• products, but also with relationships. If someone  is always ending relationships because of finding  

  • flaws, you might say, her standards are too highShe's never going to find a perfect partner.

  • Delivering a product. To finish a task or  product and get it to the person purchasing.  

  • My video editor should be delivering  the next round of edits by Tuesday.

  • No redos. Redo, do again. You can't do it  again, there are no redos. If you mess up,  

  • that's too bad. This is where that  high-pressure feeling comes from.

  • It's up to me. It's my job. It's my  responsibility. If I don't do it,  

  • it won't get done. It's up to me.

  • Now, we're going to move quickly. I've  pulled 14 vocabulary terms, phrases,  

  • or idioms that you can use to discuss  any field of work. I'll put the phrases  

  • on-screen as they happen in the conversationand then give a brief definition at the end.

  • So, I have a website. And  it's kind of word-of-mouth.

  • Word-of-mouth. Informal, oral communicationHer advertising is mostly word of mouth.  

  • She doesn't pay to run ads. But  people use her for their weddings,  

  • and then they tell friends  about it. Word of mouth.

  • I'm not super great at like sharing  beyond that. Marketing yourself.

  • Marketing yourself. This includes everything  from building your own personal brand to a  

  • list of potential customers to showcasing what  you do online and in person. Getting your name  

  • out there. It's very proactive. This is different  from word-of-mouth where other people are telling  

  • potential clients about you, you yourself  have to do it. You're marketing yourself.

  • How do you make a living at  that kind of photography?

  • Make a living. To earn the money you need  to pay for housing, food, transportation,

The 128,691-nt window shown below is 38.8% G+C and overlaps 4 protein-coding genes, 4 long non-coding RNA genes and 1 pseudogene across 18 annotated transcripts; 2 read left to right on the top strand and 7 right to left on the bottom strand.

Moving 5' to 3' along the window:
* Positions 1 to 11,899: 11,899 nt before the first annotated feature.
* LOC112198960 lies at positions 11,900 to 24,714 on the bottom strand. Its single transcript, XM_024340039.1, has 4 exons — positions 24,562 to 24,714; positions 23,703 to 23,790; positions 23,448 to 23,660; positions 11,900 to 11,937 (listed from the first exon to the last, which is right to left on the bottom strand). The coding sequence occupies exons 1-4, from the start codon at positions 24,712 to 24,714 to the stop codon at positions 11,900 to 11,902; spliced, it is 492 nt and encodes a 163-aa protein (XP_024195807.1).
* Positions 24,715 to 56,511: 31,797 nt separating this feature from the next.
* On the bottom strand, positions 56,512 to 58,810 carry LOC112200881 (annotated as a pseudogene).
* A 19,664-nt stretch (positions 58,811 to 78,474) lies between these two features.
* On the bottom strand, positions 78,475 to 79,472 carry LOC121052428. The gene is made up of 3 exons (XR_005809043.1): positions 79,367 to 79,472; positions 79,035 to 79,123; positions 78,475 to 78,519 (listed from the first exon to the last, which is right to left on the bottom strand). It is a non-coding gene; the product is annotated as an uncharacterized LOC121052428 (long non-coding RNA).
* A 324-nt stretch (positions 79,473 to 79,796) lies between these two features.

• healthcare and so on. I'm a writer, but  to make a living, I work at a restaurant.

  • Also, to kind of sustain and support  photographers, a lot of photographers do wedding.

  • Sustain and support. Here, these words are  synonyms for the idiom, “make a living.”  

  • Paying for life's necessities. Their passion may  be nature photography, but they can't make enough  

  • money doing that to live, so they pick up wedding  photography to sustain and support themselves.

  • Or portraits, engagement sessions. A headshot.

  • A headshot is a photo of someone's faceespecially  

  • taken for the purpose of promoting that  person in some way professionally. I had  

  • headshots taken back when I was a singer  going out for various opera auditions.

  • Wedding photography isway to keep yourself going.

  • Keep yourself going. Another  synonym formake a livingin  

  • this case. Pay the bills. You may  have also heard, “make ends meet.”

  • Wedding photography is a way to  keep yourself going so that you  

  • can also do some more artistic things on the side.

  • On the side. Maybe you've used this when  ordering food. I'd like the dressing on the  

  • side. This means I want a salad but I don't want  the salad dressing mixed in, you want it separate,  

  • in its own container, on the side. Or, a side  dish. Not your main entree. I'd like a burger  

  • with a side of onion rings. With work it meansin addition to, not your main thing. I teach